New Zealand's embassy in Stockholm is one of a number of posts slated for closure in the Government's rejig of Foreign Affairs and Trade which will also result in the loss of about 260 jobs, says former foreign affairs minister Phil Goff.
The Herald yesterday reported more than 200 jobs were likely to go in a restructuring of the ministry, to be announced soon. However, Mr Goff, Labour's foreign affairs spokesman, said he understood from "government sources" the number was 260.
A ministry spokesman said "proposals for change" were being developed that would result in 200 jobs being lost. Staff and unions would be consulted next month and final decisions would be made by the end of March with the cuts starting shortly after.
"Changes are expected to result in a smaller ministry, with a new business model, simpler systems and improved technology," he said. "The changes will ensure we have the right people in the right places, doing the right things, at the right time in the right way."
The Herald understands a number of overseas posts will be closed, a prospect acknowledged by Foreign Minister Murray McCully last year. Mr Goff said yesterday several sources had told him the embassy in Stockholm would be one of them.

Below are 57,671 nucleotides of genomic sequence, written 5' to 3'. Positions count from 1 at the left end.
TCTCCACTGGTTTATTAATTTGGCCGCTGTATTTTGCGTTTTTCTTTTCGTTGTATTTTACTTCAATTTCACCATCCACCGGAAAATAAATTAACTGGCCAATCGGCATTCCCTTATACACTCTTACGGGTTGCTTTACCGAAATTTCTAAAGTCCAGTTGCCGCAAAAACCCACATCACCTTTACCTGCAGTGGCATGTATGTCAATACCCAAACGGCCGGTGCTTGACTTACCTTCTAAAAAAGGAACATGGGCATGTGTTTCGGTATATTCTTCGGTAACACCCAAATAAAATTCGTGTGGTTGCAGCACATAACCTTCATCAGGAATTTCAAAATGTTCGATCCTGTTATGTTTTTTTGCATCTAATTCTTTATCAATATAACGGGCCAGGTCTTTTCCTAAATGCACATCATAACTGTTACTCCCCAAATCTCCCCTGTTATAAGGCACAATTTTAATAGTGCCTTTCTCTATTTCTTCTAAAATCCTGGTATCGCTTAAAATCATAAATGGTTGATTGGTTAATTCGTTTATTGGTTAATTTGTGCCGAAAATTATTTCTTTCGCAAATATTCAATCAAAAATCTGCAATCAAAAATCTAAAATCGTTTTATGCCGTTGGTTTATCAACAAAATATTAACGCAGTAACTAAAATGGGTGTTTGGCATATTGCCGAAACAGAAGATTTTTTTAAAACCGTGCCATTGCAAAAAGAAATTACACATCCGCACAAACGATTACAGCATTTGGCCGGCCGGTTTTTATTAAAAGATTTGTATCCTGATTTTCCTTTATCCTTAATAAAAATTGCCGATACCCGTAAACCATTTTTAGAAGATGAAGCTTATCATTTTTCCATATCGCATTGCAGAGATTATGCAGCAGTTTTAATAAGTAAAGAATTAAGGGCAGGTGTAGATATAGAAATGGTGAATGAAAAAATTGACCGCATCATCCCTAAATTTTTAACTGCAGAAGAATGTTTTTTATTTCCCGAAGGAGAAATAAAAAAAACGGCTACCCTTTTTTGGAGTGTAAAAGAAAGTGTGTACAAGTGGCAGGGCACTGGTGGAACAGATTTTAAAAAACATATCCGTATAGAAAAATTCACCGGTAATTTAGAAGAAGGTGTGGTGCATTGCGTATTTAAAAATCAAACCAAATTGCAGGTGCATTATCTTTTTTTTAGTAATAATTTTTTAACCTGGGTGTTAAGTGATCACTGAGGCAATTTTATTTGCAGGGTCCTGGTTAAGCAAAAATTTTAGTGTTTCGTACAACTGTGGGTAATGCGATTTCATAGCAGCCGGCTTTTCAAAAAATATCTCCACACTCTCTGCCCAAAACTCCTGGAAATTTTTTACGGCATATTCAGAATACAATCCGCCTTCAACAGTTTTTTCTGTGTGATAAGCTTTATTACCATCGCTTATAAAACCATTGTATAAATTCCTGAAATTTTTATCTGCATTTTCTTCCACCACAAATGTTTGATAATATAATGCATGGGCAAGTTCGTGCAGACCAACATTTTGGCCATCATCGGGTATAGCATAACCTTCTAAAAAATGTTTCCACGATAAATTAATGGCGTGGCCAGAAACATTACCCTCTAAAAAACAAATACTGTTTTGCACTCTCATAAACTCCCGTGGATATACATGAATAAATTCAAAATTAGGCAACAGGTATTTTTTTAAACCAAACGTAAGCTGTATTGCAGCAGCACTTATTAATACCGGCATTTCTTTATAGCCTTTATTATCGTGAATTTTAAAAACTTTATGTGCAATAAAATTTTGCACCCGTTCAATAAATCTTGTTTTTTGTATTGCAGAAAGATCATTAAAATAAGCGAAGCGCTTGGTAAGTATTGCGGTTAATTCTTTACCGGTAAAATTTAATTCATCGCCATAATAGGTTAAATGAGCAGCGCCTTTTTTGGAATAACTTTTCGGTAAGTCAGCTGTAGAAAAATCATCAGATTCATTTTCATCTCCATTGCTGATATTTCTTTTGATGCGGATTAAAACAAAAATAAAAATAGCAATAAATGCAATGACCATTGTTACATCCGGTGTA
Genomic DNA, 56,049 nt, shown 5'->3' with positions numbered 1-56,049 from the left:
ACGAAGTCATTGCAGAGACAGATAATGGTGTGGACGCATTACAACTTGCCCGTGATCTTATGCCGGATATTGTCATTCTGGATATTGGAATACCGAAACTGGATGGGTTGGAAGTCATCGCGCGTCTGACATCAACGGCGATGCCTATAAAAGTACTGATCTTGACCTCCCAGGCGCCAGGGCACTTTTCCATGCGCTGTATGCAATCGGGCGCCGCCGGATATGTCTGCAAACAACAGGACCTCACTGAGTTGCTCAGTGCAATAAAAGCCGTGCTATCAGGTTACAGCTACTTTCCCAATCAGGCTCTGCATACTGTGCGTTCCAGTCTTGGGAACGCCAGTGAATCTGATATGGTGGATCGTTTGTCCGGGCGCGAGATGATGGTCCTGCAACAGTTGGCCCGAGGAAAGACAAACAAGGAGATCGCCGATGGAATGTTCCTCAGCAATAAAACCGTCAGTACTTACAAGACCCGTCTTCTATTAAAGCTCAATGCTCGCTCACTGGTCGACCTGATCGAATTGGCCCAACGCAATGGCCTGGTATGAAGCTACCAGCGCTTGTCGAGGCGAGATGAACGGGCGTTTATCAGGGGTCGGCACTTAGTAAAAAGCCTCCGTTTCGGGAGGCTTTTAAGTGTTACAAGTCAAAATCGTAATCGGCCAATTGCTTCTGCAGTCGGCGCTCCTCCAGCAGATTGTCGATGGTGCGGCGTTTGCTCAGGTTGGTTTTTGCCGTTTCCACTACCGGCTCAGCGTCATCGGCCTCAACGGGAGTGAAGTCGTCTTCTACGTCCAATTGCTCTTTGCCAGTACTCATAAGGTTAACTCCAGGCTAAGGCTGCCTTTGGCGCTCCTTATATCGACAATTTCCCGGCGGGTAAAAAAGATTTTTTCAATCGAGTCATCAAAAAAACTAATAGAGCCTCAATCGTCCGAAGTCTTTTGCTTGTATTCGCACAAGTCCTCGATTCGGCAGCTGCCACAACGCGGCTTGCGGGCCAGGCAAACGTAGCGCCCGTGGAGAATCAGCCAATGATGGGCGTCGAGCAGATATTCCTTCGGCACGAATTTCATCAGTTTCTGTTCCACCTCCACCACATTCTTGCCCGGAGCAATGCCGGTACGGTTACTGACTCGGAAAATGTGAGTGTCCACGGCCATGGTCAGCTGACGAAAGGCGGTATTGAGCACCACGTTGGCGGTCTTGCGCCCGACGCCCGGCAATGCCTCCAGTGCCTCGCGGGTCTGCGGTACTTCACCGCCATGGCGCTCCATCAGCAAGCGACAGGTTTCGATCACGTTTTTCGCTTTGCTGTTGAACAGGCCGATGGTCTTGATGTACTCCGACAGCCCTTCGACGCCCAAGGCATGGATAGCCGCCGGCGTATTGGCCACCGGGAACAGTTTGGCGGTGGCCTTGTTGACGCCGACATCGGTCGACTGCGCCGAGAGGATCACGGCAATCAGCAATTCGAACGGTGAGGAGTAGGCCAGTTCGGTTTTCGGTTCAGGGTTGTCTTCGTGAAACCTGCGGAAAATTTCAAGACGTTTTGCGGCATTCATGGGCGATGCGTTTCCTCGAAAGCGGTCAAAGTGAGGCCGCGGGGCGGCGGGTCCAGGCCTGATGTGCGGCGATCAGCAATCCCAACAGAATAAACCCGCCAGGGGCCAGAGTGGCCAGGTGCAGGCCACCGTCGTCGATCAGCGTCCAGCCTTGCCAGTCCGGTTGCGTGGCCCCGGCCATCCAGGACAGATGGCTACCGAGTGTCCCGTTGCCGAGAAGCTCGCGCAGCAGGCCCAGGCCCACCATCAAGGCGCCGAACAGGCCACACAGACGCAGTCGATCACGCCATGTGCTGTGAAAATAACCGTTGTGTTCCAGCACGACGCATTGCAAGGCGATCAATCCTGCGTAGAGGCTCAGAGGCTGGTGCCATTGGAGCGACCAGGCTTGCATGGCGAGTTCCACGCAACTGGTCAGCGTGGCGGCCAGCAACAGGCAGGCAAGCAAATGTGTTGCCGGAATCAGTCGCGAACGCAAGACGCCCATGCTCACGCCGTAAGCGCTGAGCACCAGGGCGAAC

The ministry spokesman said no proposals for the closure of overseas posts had so far been put to the Cabinet, which decided such matters.
Mr Goff believed it was sensible to look for savings in administration, finance and property management but the department was generally well respected internationally for its efficiency and effectiveness, despite modest resources.
The number of jobs being cut would inevitably affect the department's ability to represent New Zealand's trade and political interests around the world.
Another former foreign affairs minister, New Zealand First leader Winston Peters, said: "If you compare New Zealand's overseas presence with Singapore and Norway, two similar sized countries, you will see that we have less than 40 per cent of their international effort. That is why those countries are flourishing and we keep sliding further down the OECD ... It is short-sighted cost-cutting that will actually cost a lot more than it will save in the long run."